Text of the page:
Good Machine is once again being courted by several corporate suitors interested in marrying up with the decade-old New York production and sales operation that is currently enjoying its most successful year yet. So far, however, Good Machine's three partners are resisting that final walk down the wedding aisle.
"There have been a substantial number of companies that have actively engaged us in discussions," confirmed Good Machine co-founder James Schamus. "But, in all honesty, I can say we have as yet refused to enter into exclusive negotiations with anyone."
Although not confirmed, one of Good Machine's wooers is thought to be Intermedia, another production and sales force which has now embarked on an aggressive expansion drive following its merger with German media fund Pacifica and subsequent listing of their combined company on Frankfurt's Neuer Markt. Both Intermedia and Good Machine's sales division Good Machine International (GMI) are in already talks to jointly acquire international sales rights to the Nicolas Cage-starrer, Adaptation. The $25m comedy is to be directed by Spike Jonze and written by Charlie Kaufman, the same combo responsible for Being John Malkovich, and is set to be released by Sony Pictures in the US.
Under the proposed deal, Intermedia and GMI will individually sell certain international territories on Adaptation and work jointly together on others.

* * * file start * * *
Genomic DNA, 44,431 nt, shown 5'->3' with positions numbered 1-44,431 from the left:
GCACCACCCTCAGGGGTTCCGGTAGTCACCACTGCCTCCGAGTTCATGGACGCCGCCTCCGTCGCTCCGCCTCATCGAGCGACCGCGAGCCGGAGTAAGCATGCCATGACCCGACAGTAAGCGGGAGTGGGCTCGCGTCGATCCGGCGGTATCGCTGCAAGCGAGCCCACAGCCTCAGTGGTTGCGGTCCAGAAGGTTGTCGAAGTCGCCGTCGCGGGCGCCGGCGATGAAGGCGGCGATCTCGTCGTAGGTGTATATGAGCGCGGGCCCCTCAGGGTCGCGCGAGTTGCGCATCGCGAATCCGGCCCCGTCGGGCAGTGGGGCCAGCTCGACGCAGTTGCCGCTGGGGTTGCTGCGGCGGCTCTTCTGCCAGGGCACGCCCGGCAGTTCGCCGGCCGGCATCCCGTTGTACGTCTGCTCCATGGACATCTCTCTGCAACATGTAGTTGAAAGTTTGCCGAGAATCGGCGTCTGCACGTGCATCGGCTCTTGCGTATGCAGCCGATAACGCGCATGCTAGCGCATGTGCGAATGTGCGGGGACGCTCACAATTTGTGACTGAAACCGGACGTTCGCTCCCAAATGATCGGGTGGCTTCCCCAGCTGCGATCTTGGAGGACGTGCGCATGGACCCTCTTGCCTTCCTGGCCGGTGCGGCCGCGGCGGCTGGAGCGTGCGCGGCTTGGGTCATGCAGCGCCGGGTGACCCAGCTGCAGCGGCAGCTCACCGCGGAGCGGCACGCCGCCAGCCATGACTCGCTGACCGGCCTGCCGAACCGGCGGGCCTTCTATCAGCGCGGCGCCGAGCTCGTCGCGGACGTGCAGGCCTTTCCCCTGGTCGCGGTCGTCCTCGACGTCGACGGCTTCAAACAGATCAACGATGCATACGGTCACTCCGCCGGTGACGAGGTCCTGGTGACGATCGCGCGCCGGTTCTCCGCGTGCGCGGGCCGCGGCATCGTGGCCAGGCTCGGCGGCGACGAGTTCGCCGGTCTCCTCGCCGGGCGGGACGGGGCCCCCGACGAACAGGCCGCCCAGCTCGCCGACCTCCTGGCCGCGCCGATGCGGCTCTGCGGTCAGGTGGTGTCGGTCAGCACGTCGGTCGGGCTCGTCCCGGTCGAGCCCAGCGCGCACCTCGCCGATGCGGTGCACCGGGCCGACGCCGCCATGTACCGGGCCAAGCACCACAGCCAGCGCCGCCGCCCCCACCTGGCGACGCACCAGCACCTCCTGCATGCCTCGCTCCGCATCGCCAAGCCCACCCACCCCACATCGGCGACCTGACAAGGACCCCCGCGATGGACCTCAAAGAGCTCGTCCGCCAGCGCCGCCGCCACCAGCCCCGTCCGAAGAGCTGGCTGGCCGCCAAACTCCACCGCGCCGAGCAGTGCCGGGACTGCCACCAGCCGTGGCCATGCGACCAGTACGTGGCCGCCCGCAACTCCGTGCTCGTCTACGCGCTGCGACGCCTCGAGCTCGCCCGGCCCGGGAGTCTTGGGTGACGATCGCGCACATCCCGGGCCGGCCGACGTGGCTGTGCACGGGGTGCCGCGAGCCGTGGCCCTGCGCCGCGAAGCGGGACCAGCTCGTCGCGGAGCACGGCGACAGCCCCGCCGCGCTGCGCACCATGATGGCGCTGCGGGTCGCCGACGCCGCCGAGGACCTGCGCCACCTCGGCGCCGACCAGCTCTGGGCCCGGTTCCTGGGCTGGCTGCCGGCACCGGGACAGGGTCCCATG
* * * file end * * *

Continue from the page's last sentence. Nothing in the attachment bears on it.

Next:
As for which other potential companies might be interested in partnering with Good Machine, a company with an enviable track record for nurturing new talent and able to finance its films through a credit line and relationships across a wide spectrum of distributors, there have been no shortage of rumours. Both Interscope Communications and Lakeshore Entertainment (currently without a sales chief following the departure of Peter Rogers) have been bandied about within industry circles in recent months. That said, Good Machine has an historical habit of playing hard to get, having a few years ago also rebuffed known approaches by both Paramount and USA Films, among others.
Not coincidentally perhaps, all this sudden attention comes as Good Machine is enjoying box office success with Ang Lee's Crouching Tiger, Hidden Dragon, a film that opened extremely well in France and is seen now as a hot bet for a best picture Oscar nomination for its US distributor Sony Pictures Classics.
Sales at GMI, which was formed five years ago under president David Linde, have also been brisk with a flurry of deals concluded ahead of the London Screenings. One of its most recent slate additions, Brad Anderson's satirical Series 7, was picked up by Senator Films in Germany, RCV in the Benelux, Lucky Red in Italy, Film Four Distribution in the UK and Pasatiempo for Eastern Europe. In addition, Todd Solondz's new untitled project which GMI co-financed with New Line Cinema, was taken by distributors in 20 territories, among them the UK's Entertainment, Diaphana in France, Constantin in Germany and Village Roadshow in Australia. And Joel and Ethan Coen's The Barber Movie, sold through GMI's continuing relationship with USA Films, continues to be picked up by the top distributors overseas. Latest buyers include the UK's Entertainment, Asmik/Ace in Japan, GalaFilm in the Czech Republic, FilmCooperative in Switzerland, Shani Films in Israel and Shaw Renters in Singapore among others.
Another USA production, One Night At McCool's starring Michael Douglas, has now sold out across the globe, following final deals with Medusa in Italy, Pasatiempo for Hungary, HanMac in Korea and Era in Taiwan.
Just last week, Good Machine also announced that it had sold the French, German, Swiss and Italian distribution rights to Alfonso Cuaron's Y Tu Mama Tambien to 20th Century Fox International.